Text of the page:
Tabloid Tales of the Past

July 18, 2002

TOWN OF LEE — The public can quiz County Executive Ralph J. Eannace Jr. on Saturday at the town hall from 11 a.m. to 1 p.m.

BAE Systems employees and area volunteers will host a cookout from 11 a.m. to 2 p.m. Friday at Building 131, located at the end of Hangar Road, Griffiss Business and Technology Park.

July 18, 1992

After nearly 50 years of marriage the city and the Humane Society have gone their separate ways. Except for a one-time payment of $20,000 the city has cuts off its financial support.

July 18, 1982

Young people having a beer party tossed 30 to 40 bottles into the municipal pool on West Embargo Street from the roof of the bathhouse, forcing the pool’s closing, city officials reported. It was the second time this month vandals tossed bottles into the pool.

July 18, 1972

Bicycle thefts have become a serious problem in Rome this summer. Police have been notified of 173 stolen bicycles in 1972 — 77 of them in the last two weeks. Only 13 have been recovered.

July 18, 1962

Twenty-four counties of New York, including Oneida, Herkimer and Madison, have been declared eligible for federal disaster relief to alleviate the effects of the continued severe drought.

July 18, 1952

Gov. Adlai Stevenson is playing hard to get despite the efforts of his supporters to win him the Democratic presidential nomination. He appears to be the most reluctant presidential possibility since James A. Garfield declared in 1880 that he wasn’t going to be seized by presidential fever —which later overtook him.

Today is Wednesday, July 18, the 200th day of 2012. There are 166 days left in the year.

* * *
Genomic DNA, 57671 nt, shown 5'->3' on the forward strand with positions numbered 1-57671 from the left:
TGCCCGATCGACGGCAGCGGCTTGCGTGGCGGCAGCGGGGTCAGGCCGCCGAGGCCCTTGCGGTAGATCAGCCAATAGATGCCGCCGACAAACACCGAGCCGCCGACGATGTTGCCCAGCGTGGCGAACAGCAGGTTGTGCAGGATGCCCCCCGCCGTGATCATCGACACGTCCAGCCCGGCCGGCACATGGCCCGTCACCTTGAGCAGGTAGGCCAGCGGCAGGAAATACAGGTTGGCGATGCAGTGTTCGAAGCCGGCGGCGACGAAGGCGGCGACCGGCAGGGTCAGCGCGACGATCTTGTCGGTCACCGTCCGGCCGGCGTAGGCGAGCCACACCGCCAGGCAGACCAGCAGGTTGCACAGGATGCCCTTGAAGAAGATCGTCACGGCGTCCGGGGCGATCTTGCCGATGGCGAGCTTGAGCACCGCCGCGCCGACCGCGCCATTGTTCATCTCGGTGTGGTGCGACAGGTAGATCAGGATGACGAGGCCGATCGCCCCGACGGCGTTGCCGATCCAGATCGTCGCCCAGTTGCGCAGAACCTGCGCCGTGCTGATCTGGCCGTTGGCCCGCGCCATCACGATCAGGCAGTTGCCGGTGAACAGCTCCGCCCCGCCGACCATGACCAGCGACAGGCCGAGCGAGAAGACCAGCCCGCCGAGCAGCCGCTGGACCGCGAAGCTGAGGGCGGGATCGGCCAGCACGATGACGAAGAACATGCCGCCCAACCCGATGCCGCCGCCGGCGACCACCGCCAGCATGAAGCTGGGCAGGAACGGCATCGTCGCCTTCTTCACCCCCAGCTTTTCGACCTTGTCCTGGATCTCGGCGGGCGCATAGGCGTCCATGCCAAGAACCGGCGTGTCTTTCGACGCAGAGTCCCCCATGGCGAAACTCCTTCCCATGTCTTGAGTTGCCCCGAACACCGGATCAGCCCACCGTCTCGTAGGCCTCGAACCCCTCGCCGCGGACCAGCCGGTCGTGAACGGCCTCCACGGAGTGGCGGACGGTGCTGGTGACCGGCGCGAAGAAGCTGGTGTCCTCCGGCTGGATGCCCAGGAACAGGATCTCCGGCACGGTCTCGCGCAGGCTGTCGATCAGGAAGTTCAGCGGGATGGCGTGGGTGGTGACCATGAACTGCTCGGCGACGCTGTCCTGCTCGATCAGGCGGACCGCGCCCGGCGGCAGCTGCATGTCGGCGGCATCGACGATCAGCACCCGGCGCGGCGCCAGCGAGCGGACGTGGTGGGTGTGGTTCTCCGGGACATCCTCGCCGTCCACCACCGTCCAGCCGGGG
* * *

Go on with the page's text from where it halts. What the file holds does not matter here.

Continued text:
Today in History

On July 18, 1982, Guatemalan soldiers aided by members of civilian patrols stormed the highland village of Plan de Sanchez in search of leftist guerrillas, killing some 200 people. (In July 2005, the government of Guatemala accepted responsibility for the massacre, and apologized.)

On this date:

In A.D. 64, the Great Fire of Rome began.

In 1536, the English Parliament passed an act declaring the authority of the pope void in England.

In 1610, highly influential Italian baroque artist Michelangelo Merisi da Caravaggio died in Porto Ercole at age 38.

In 1792, American naval hero John Paul Jones died in Paris at age 45.

In 1872, Britain enacted voting by secret ballot.

In 1932, the United States and Canada signed a treaty to develop the St. Lawrence Seaway.

In 1940, the Democratic national convention at Chicago Stadium nominated President Franklin D. Roosevelt for an unprecedented third term in office.

In 1944, Hideki Tojo was removed as Japanese premier and war minister because of setbacks suffered by his country in World War II.

In 1947, President Harry S. Truman signed a Presidential Succession Act which placed the speaker of the House and the Senate president pro tempore next in the line of succession after the vice president.

In 1969, a car driven by Sen. Edward M. Kennedy, D-Mass., plunged off a bridge on Chappaquiddick Island near Martha’s Vineyard; his passenger, 28-year-old Mary Jo Kopechne, drowned.